You win some you loose some. What matters is how much you win and how much you loose. As long as you win more then you loose everything ok.

And Munich Linux was not free at all. At the end Balmer offered Windows + Support for less then Suse did. The desicsion was more based on politics. I think it had to do with that Suse is german and MS is foreign. A government agency would (or should want to) like to keep tax money in the country.

In corporations desktop OS licenses are not that of a big deal what costs more are support (from seller and sysadmin) and support from third party applications that can run on them. Thats why everyone is talking about TCO (total cost of ownership) else yes just download a linux distro and burn it x times.

blaZiT
Sunday, May 23, 2004

Why do so many people have such difficulty spelling a simple word like "lose"?

Data Miner
Sunday, May 23, 2004

Since we're bagging on Java, I think I'll play devil's advocate :)

I actually thought JSP was a godsend when I first started using it.  Keep in mind, this was pre-ASP.NET, so I was comparing it to classic ASP.  The whole experience was much more OOP friendly.

Switching back to today, I can't really talk much about Java, cause I work in a Microsoft shop now.  But I know there are new technologies like Java Faces that are supposed to make the GUI end of things more pallatable, and they have the Struts framework now too for MVC structure.

Personally, I've always thought JDBC was pretty usable.  And of course it was nice that the DB libraries were written in Java themselves, so you didn't have to care about whether DB xxx's lib would work on whichever variant of *nix you happened to be running.

I always thought the biggest pain in the arse were the monstrous app servers (ie, Websphere and the like)...

Joe
Sunday, May 23, 2004

Why do so many people have such difficulty spelling a simple word like "lose"?

I guess it's because of the way you say it (long o). I will try not to make the mistake again. But I can't guarantee other spelling mistekes ;)

blaZiT
Sunday, May 23, 2004

Sun stats from Yahoo finance, please tell me when a multi-billion dollar company with 30k employees will die in 2 years.

Employees (last reported count):
36,100

Market Cap (intraday):
12.84B


Enterprise Value (23-May-04)³:
11.93B


Trailing P/E (ttm, intraday):
N/A


Forward P/E (fye 30-Jun-05)¹:
193.00


PEG Ratio (5 yr expected)¹:
N/A


Price/Sales (ttm):
1.16


Price/Book (mrq):
2.30


Enterprise Value/Revenue (ttm)³:
1.08


Enterprise Value/EBITDA (ttm)³:
170.4

Berlin Brown
Sunday, May 23, 2004

Um, with all due respect, you should learn a bit about what those numbers mean. There are some other numbers you need to look at too that tell more of the story.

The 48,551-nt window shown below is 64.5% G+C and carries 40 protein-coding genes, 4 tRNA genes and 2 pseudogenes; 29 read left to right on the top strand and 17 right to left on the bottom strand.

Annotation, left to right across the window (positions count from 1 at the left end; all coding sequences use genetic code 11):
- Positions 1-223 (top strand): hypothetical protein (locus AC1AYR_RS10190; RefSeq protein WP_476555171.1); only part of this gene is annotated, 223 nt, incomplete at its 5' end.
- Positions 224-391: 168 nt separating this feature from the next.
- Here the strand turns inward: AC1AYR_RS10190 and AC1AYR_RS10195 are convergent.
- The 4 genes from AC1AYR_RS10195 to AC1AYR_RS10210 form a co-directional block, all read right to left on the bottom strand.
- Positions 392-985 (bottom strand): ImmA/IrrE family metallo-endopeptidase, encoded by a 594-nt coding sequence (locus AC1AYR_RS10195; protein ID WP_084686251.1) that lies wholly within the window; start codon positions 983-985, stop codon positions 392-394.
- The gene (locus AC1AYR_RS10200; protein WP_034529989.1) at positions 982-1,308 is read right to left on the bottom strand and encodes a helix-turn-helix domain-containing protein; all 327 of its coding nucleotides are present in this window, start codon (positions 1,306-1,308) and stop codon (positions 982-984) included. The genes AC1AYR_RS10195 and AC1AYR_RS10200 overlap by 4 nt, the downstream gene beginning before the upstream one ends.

Philo

Philo
Sunday, May 23, 2004

I love Java and Swing.  Even JDBC.  When I program for fun (which is lot), I use Java.

Just sharing...

5v3n
Monday, May 24, 2004

"Trailing P/E (ttm, intraday):
N/A


Forward P/E (fye 30-Jun-05)¹:
193.00"

Hmmm, why would Trailing Price/Earnings Ratio" be N/A?

Answer, because Sun is losing money. 

Projected P/E for next 12 months is relatively meaningless, with a P/E that high it's not projecting much earnings at all (though it is projecting some).  But very easy for it to continue being negative and and for Sun to hemorrhage more money, which I think is what many are predicting.

Basically, Sun doesn't have huge cash reserves in comparison to the losses they've been sustaining over the last couple years.  If things continue as they have been, the longer they continue to operate the more money they'll lose.  Unless they can turn things around in a major way(which original poster's article thinks unlikely), they're going to run the business into the ground over the next few years.

Herbert Sitz
Monday, May 24, 2004

Take any trend, assume that it will continue indefinately, conclude that something bizarre is about to happen.

For example, the tide has been going up a foot an hour.  Clearly in only 634 hours, most of Seattle is going to be under water!  Head for the hills!

Is Sun doomed?  Maybe.  I sure don't know.  But I do know that taking their yearly losses and dividing that into the amount of cash they have to determine how many years they have left is making some pretty big unstated assumptions.

Eric Lippert
Monday, May 24, 2004

"Take any trend, assume that it will continue indefinately, conclude that something bizarre is about to happen."

That goes without saying, I assume.  We're not idiots. 

Have you read the article that the OP linked?  Seems pretty well-thought out to me.  Here's what you get in first few paragraphs:

" . . . [W]ith great fanfare, McNealy has been announcing new initiatives to take the company off in exciting new directions."

"But that is the stuff for start-ups. It almost never works for giant, established firms because: 1) the initiatives are never big enough, nor arrive fast enough to stop the bleeding, and 2) there is too much corporate inertia and not enough remaining top talent to make it work. "

"The truth is that, like other pioneering giants before it, Sun is now largely reduced to using patent litigation as its primary profit center.  . . .  It can truly be said that the last refuge of a doomed corporation is its patent office. "

So, no, I think some smart people are predicting the death of Sun, and they're not just taking the "current trend" and making some stupid assumptions.

Herbert Sitz
Monday, May 24, 2004